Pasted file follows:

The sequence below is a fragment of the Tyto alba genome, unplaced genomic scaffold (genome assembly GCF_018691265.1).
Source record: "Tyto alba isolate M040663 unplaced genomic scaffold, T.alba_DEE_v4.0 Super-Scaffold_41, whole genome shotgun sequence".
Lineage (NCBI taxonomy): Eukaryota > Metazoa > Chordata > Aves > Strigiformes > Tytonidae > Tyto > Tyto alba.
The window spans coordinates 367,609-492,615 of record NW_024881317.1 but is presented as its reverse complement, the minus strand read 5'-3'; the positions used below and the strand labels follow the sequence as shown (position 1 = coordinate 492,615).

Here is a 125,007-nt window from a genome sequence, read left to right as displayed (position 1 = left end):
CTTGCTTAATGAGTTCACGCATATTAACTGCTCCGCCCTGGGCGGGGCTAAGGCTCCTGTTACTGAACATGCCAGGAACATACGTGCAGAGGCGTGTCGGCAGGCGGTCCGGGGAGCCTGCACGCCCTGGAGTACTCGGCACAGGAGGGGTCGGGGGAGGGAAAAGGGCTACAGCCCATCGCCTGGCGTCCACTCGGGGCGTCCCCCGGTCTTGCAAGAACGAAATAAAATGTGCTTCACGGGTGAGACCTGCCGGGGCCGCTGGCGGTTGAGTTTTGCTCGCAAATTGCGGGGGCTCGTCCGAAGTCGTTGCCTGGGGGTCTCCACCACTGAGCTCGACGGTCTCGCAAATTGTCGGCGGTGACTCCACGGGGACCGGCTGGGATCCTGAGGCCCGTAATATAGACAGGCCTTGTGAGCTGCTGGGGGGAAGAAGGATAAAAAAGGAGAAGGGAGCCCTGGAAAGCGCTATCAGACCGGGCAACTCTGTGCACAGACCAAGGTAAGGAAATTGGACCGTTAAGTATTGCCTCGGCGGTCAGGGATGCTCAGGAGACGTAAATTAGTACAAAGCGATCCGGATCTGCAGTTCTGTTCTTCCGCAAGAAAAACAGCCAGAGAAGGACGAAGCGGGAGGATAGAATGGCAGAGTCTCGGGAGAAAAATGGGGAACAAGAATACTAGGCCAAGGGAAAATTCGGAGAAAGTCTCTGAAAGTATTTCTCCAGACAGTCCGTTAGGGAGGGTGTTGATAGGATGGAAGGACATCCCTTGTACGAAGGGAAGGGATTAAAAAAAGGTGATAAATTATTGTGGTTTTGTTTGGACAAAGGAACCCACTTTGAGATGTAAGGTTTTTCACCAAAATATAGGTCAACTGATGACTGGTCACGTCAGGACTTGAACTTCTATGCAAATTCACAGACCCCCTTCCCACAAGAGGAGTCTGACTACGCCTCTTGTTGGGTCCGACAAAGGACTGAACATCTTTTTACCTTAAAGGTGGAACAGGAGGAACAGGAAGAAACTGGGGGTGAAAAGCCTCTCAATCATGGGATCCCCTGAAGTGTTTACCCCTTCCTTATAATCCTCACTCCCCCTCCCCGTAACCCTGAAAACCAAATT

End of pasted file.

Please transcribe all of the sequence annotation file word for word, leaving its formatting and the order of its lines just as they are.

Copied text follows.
The sequence below is a fragment of the Tyto alba genome, unplaced genomic scaffold (genome assembly GCF_018691265.1).
Source record: "Tyto alba isolate M040663 unplaced genomic scaffold, T.alba_DEE_v4.0 Super-Scaffold_41, whole genome shotgun sequence".
Lineage (NCBI taxonomy): Eukaryota > Metazoa > Chordata > Aves > Strigiformes > Tytonidae > Tyto > Tyto alba.
The window spans coordinates 367,609-492,615 of record NW_024881317.1 but is presented as its reverse complement, the minus strand read 5'-3'; the positions used below and the strand labels follow the sequence as shown (position 1 = coordinate 492,615).

Here is a 125,007-nt window from a genome sequence, read left to right as displayed (position 1 = left end):
CTTGCTTAATGAGTTCACGCATATTAACTGCTCCGCCCTGGGCGGGGCTAAGGCTCCTGTTACTGAACATGCCAGGAACATACGTGCAGAGGCGTGTCGGCAGGCGGTCCGGGGAGCCTGCACGCCCTGGAGTACTCGGCACAGGAGGGGTCGGGGGAGGGAAAAGGGCTACAGCCCATCGCCTGGCGTCCACTCGGGGCGTCCCCCGGTCTTGCAAGAACGAAATAAAATGTGCTTCACGGGTGAGACCTGCCGGGGCCGCTGGCGGTTGAGTTTTGCTCGCAAATTGCGGGGGCTCGTCCGAAGTCGTTGCCTGGGGGTCTCCACCACTGAGCTCGACGGTCTCGCAAATTGTCGGCGGTGACTCCACGGGGACCGGCTGGGATCCTGAGGCCCGTAATATAGACAGGCCTTGTGAGCTGCTGGGGGGAAGAAGGATAAAAAAGGAGAAGGGAGCCCTGGAAAGCGCTATCAGACCGGGCAACTCTGTGCACAGACCAAGGTAAGGAAATTGGACCGTTAAGTATTGCCTCGGCGGTCAGGGATGCTCAGGAGACGTAAATTAGTACAAAGCGATCCGGATCTGCAGTTCTGTTCTTCCGCAAGAAAAACAGCCAGAGAAGGACGAAGCGGGAGGATAGAATGGCAGAGTCTCGGGAGAAAAATGGGGAACAAGAATACTAGGCCAAGGGAAAATTCGGAGAAAGTCTCTGAAAGTATTTCTCCAGACAGTCCGTTAGGGAGGGTGTTGATAGGATGGAAGGACATCCCTTGTACGAAGGGAAGGGATTAAAAAAAGGTGATAAATTATTGTGGTTTTGTTTGGACAAAGGAACCCACTTTGAGATGTAAGGTTTTTCACCAAAATATAGGTCAACTGATGACTGGTCACGTCAGGACTTGAACTTCTATGCAAATTCACAGACCCCCTTCCCACAAGAGGAGTCTGACTACGCCTCTTGTTGGGTCCGACAAAGGACTGAACATCTTTTTACCTTAAAGGTGGAACAGGAGGAACAGGAAGAAACTGGGGGTGAAAAGCCTCTCAATCATGGGATCCCCTGAAGTGTTTACCCCTTCCTTATAATCCTCACTCCCCCTCCCCGTAACCCTGAAAACCAAATT